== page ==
Who would think flying an airliner would be so complicated?
Speaking of making things complicated, the approach into San Francisco offers four varieties on runway 28R alone. For example: LDA DME RMY 28R, ILS RWY 28R CAT II and III, Quiet Bridge visual 28R, FMS Bridge Visual RMY 28R. Incidentally, the reference to the bridges is not the Golden Gate bridge, but the Dumbarton or San Mateo bridges.
To make things even more interesting NORCAL (Northern California) approach informs you the type of approach well into the descent. Some fast finger programing may be required. We were given the FMS Bridge Visual on 28R. Another thing SFO ATC is noted for is keeping you "high" i.e. "slam dunk" approaches. Even our flight plan warns us of over speeding the flaps due to rushed approaches. The trick is to get the airplane dirty (flaps and perhaps landing gear extended well ahead of time).
The first officer greased it on awing a full load of passengers. It was off to the hotel to get our oven fresh chocolate chip cookie at check in and then for a debriefing beverage. You gotta love it!
Tuesday, May 12, 2009
Across the Rockies FOUR times in a day
"Behind the Scene Teams"
Getting an Airliner Airborne
1. Pilot training and checking
2. Crew scheduling (pilots)
3. Flight Attendant training and checking
4. Crew scheduling (flight attendants)
5. Maintenance (maintenance can be subdivided into numerous subsections)
6. Air Canada Jazz (connectors)
7. Flight dispatch
8. SOC (Systems operations Control) The "nerve centre."
9. Weight and balance
10. STOC (Station Operations Control) Individual airport "nerve centre."
13. Customer service agents (even the grumpy ones)
14. Maple Leaf lounge (for some)
15. Ramp attendants (baggage, water and lavatory service)
19. Air Canada Cargo (also dangerous goods section)
20. ATC (Air Traffic Control) (Tower)
21. ATC (Radar)
22. NavCanada (navigation supply and service)
23. GTAA (Airport authority)
24. Ramp controllers
25. Customs (Canadian, American, etc)
27. Security (passengers)
28. Security (airport and aircraft)
30. Fire services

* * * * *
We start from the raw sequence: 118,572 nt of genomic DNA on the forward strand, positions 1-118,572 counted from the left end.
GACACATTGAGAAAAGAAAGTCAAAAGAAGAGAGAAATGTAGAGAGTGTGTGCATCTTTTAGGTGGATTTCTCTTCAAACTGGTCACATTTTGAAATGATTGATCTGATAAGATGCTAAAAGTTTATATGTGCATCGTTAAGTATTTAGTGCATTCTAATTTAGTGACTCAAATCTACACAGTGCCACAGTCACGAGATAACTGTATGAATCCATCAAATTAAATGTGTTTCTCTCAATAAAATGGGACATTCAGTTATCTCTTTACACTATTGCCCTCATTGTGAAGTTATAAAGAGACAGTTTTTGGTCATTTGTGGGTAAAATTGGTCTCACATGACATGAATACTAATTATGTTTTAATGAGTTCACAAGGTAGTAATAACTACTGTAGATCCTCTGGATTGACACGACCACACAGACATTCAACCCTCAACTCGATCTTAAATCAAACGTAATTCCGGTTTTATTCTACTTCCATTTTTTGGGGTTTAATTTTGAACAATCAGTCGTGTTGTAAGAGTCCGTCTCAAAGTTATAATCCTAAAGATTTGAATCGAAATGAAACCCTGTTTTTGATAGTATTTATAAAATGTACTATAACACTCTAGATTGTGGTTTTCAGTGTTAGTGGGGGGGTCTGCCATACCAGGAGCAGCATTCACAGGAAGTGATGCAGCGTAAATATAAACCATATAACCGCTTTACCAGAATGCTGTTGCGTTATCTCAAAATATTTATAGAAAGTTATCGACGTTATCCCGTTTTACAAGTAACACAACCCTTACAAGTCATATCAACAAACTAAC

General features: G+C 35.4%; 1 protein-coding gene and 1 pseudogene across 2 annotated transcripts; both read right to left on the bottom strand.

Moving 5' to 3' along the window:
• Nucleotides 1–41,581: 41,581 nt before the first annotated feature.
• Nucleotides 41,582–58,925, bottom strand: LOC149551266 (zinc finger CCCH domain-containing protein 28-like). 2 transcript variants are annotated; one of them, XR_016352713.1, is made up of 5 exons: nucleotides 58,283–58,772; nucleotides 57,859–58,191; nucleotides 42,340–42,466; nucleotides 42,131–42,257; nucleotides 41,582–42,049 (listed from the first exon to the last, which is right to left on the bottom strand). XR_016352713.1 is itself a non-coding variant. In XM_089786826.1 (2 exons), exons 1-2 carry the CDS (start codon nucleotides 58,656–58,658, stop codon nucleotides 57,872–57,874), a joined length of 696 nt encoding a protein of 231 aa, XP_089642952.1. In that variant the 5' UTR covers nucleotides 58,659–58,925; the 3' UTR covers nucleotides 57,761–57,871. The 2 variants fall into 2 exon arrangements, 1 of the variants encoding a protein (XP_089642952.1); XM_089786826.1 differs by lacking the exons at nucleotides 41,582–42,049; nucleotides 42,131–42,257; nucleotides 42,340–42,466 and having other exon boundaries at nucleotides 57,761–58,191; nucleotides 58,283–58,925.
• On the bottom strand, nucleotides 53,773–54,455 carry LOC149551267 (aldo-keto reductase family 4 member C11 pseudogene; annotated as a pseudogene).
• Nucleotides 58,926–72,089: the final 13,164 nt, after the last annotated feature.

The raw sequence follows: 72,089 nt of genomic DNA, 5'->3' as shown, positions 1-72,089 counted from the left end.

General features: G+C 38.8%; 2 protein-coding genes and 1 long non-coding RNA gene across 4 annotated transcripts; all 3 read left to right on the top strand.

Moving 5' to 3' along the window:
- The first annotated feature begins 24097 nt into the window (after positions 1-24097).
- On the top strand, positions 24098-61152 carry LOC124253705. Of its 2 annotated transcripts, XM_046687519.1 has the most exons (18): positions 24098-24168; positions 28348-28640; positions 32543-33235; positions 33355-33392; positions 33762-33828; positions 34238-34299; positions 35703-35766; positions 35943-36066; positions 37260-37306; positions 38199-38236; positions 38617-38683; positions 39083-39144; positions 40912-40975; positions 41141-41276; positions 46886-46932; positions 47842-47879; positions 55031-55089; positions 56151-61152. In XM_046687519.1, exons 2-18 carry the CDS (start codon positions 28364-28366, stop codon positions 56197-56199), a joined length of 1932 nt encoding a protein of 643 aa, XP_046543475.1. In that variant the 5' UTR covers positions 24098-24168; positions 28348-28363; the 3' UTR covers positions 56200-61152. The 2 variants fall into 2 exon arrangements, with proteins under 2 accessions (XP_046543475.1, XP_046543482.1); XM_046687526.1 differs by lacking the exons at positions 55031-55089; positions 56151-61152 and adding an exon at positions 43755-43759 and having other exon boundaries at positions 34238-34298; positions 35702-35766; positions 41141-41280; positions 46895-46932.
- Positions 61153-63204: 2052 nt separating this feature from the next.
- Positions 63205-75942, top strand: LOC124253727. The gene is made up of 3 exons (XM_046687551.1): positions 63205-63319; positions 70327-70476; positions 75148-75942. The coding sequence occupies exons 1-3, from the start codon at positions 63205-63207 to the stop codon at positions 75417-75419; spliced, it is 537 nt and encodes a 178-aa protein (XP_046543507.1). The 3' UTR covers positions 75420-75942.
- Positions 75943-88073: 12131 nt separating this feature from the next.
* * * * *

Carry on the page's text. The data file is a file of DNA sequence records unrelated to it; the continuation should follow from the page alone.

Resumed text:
31. Snow ploughing and airport maintenance
32. Airport heating and support
33. Weather observers (I had to support the weather man, at least 3 times...)
34. Weather forecasters
35. Upper air weather launch sites for upper winds
37. Public relations
38. Human resources
39. Management (even though not many care to admit it)
40. Communications (internal communication, data link, internal mail)
42. Corporate security
43. Transport Canada
44. Medical department for pilots and flight attendants
45. Police, RCMP
47. Food industry (restaurants, book stores, even Tim Hortons)
48. Airport cleaners
49. Transportation (taxis, buses, subways)
50. Crew buses and taxis
51. Hotels (layovers)
52. Parking (passenger and employee)
53. Baggage carts, porters (may not seem important but...)
54. Supplies and stores
55. Websites, computer technology
56. Uniform companies
57. Records department
58. Safety (all divisions)
59. Research (projects)
60. Technical (aircraft performance)
61. Jeppeson (pilot charts, maps and company amendments)
62. Ambulance service
63. FAA (Federal Aviation Administration) and other world aviation bodies
64. enRoute magazine and entertainment, newspapers (my biased opinion)
65. International operations (includes the numerous airports around the world we fly to)
Saturday, May 9, 2009
Tuesday, May 5, 2009
Air Canada pay info, interview process
Sunday, May 3, 2009
Jumpseating on the Dash-8 YSJ-YUL
Friday, May 1, 2009
Aviation safety presentation in Saint John NB
CYSJ 011535Z 21031G39KT 1/8SM R23/1600FT/N -RA FG VV001 09/ RMK FG8